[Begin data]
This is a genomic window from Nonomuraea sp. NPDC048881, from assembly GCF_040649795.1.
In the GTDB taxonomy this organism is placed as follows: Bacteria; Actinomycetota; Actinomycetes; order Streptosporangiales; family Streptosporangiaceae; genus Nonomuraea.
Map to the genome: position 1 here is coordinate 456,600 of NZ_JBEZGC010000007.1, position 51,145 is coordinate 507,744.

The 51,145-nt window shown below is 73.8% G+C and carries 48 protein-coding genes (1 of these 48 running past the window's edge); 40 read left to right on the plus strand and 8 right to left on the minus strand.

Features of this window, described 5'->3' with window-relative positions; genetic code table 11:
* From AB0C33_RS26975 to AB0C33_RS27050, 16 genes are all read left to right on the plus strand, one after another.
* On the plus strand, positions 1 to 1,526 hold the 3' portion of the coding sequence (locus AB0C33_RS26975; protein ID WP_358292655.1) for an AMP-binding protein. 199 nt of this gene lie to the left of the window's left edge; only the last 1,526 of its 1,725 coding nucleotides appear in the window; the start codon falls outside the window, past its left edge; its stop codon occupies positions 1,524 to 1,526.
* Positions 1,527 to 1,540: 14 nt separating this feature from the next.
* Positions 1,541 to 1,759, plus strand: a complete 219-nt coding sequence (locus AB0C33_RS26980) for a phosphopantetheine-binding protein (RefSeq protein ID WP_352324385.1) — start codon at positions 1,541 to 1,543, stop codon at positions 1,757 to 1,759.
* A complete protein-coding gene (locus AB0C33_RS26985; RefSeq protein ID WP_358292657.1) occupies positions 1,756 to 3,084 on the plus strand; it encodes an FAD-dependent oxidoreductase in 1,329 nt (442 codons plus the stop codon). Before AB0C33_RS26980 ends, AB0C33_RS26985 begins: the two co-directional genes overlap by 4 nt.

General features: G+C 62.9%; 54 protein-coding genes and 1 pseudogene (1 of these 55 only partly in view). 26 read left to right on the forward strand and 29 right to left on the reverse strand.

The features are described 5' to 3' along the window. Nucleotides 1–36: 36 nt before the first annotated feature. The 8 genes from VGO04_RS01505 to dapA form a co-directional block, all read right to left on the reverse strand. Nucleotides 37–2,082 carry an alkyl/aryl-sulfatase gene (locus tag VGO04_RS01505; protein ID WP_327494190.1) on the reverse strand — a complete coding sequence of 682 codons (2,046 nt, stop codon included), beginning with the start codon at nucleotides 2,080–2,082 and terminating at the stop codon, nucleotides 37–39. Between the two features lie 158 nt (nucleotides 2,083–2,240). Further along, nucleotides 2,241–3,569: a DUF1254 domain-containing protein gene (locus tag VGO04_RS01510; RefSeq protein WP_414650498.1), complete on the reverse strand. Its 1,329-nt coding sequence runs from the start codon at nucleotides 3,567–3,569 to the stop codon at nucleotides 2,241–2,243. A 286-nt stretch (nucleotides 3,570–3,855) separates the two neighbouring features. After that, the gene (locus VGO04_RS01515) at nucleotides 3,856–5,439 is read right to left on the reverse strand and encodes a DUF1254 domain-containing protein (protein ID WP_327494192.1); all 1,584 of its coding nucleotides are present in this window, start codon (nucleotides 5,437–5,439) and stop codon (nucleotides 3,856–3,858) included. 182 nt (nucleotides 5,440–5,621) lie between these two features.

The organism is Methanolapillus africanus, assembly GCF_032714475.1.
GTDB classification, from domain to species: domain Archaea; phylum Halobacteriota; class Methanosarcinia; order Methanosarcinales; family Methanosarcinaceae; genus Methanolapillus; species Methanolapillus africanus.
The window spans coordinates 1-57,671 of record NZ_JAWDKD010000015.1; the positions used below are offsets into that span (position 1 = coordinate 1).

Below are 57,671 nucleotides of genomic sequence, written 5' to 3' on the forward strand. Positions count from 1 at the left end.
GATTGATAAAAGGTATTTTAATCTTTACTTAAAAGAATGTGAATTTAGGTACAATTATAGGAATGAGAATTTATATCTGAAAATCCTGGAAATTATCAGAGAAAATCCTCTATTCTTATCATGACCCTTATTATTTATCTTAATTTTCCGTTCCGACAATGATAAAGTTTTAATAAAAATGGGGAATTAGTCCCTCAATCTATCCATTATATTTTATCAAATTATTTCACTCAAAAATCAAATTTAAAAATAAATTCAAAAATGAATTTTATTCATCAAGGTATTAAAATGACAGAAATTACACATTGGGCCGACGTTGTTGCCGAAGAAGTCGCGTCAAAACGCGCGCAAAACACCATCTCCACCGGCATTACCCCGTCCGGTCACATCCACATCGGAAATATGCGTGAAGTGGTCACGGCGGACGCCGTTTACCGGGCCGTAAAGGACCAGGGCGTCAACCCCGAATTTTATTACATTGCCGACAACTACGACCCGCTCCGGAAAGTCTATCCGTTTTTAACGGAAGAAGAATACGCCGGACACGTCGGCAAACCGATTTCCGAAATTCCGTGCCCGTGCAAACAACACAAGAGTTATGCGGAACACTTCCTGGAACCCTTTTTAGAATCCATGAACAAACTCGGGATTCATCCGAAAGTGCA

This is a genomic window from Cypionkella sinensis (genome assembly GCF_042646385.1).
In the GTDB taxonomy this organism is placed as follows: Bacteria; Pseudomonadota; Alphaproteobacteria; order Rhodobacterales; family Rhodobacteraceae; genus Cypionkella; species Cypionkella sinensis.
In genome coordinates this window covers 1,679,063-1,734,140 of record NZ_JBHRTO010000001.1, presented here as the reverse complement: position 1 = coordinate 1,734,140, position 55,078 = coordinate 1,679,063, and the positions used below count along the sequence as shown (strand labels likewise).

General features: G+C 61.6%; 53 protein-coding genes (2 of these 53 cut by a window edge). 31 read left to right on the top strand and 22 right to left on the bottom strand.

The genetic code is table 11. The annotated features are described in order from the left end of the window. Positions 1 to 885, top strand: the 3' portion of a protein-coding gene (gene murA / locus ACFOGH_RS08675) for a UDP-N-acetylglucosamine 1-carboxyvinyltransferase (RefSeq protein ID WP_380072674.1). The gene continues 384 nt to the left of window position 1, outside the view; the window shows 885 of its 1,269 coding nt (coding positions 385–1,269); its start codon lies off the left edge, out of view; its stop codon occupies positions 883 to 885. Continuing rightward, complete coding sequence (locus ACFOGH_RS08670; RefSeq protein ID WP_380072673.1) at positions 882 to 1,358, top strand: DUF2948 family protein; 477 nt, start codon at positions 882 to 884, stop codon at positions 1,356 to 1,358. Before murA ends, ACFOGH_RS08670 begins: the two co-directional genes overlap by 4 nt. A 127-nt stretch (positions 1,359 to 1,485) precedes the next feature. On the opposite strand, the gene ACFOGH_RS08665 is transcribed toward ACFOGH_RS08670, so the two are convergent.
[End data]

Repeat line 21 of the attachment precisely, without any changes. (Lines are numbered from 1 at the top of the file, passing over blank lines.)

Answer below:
General features: G+C 61.6%; 53 protein-coding genes (2 of these 53 cut by a window edge). 31 read left to right on the top strand and 22 right to left on the bottom strand.